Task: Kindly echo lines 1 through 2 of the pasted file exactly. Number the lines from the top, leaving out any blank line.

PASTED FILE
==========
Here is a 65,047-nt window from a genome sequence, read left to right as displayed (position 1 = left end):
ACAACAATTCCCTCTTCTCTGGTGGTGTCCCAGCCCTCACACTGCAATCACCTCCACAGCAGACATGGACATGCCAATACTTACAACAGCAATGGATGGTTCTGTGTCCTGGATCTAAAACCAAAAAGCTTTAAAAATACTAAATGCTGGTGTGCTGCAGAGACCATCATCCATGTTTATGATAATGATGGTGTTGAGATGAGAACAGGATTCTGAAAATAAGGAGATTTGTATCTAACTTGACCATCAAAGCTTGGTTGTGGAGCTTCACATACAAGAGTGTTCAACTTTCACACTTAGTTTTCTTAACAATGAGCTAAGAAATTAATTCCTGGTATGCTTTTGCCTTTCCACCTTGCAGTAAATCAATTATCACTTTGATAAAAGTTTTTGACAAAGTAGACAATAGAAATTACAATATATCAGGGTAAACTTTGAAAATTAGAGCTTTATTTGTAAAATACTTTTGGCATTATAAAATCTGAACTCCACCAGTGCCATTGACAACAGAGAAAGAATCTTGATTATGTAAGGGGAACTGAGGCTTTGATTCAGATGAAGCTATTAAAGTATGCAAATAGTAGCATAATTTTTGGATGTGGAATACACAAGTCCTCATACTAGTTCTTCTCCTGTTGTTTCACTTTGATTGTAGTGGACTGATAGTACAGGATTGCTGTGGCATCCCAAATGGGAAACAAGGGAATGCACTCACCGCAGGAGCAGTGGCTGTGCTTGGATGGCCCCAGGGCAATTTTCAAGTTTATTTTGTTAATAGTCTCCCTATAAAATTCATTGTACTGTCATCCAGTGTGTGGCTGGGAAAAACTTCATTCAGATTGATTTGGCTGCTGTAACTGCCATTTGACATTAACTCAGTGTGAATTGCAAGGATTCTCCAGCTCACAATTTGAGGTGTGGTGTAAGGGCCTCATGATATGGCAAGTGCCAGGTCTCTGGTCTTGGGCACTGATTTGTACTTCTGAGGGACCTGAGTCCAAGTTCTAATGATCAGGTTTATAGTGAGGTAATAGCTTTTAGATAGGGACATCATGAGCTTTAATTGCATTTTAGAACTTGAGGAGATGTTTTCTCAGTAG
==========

Here is a 65,047-nt window from a genome sequence, read left to right as displayed (position 1 = left end):
ACAACAATTCCCTCTTCTCTGGTGGTGTCCCAGCCCTCACACTGCAATCACCTCCACAGCAGACATGGACATGCCAATACTTACAACAGCAATGGATGGTTCTGTGTCCTGGATCTAAAACCAAAAAGCTTTAAAAATACTAAATGCTGGTGTGCTGCAGAGACCATCATCCATGTTTATGATAATGATGGTGTTGAGATGAGAACAGGATTCTGAAAATAAGGAGATTTGTATCTAACTTGACCATCAAAGCTTGGTTGTGGAGCTTCACATACAAGAGTGTTCAACTTTCACACTTAGTTTTCTTAACAATGAGCTAAGAAATTAATTCCTGGTATGCTTTTGCCTTTCCACCTTGCAGTAAATCAATTATCACTTTGATAAAAGTTTTTGACAAAGTAGACAATAGAAATTACAATATATCAGGGTAAACTTTGAAAATTAGAGCTTTATTTGTAAAATACTTTTGGCATTATAAAATCTGAACTCCACCAGTGCCATTGACAACAGAGAAAGAATCTTGATTATGTAAGGGGAACTGAGGCTTTGATTCAGATGAAGCTATTAAAGTATGCAAATAGTAGCATAATTTTTGGATGTGGAATACACAAGTCCTCATACTAGTTCTTCTCCTGTTGTTTCACTTTGATTGTAGTGGACTGATAGTACAGGATTGCTGTGGCATCCCAAATGGGAAACAAGGGAATGCACTCACCGCAGGAGCAGTGGCTGTGCTTGGATGGCCCCAGGGCAATTTTCAAGTTTATTTTGTTAATAGTCTCCCTATAAAATTCATTGTACTGTCATCCAGTGTGTGGCTGGGAAAAACTTCATTCAGATTGATTTGGCTGCTGTAACTGCCATTTGACATTAACTCAGTGTGAATTGCAAGGATTCTCCAGCTCACAATTTGAGGTGTGGTGTAAGGGCCTCATGATATGGCAAGTGCCAGGTCTCTGGTCTTGGGCACTGATTTGTACTTCTGAGGGACCTGAGTCCAAGTTCTAATGATCAGGTTTATAGTGAGGTAATAGCTTTTAGATAGGGACATCATGAGCTTTAATTGCATTTTAGAACTTGAGGAGATGTTTTCTCAGTAG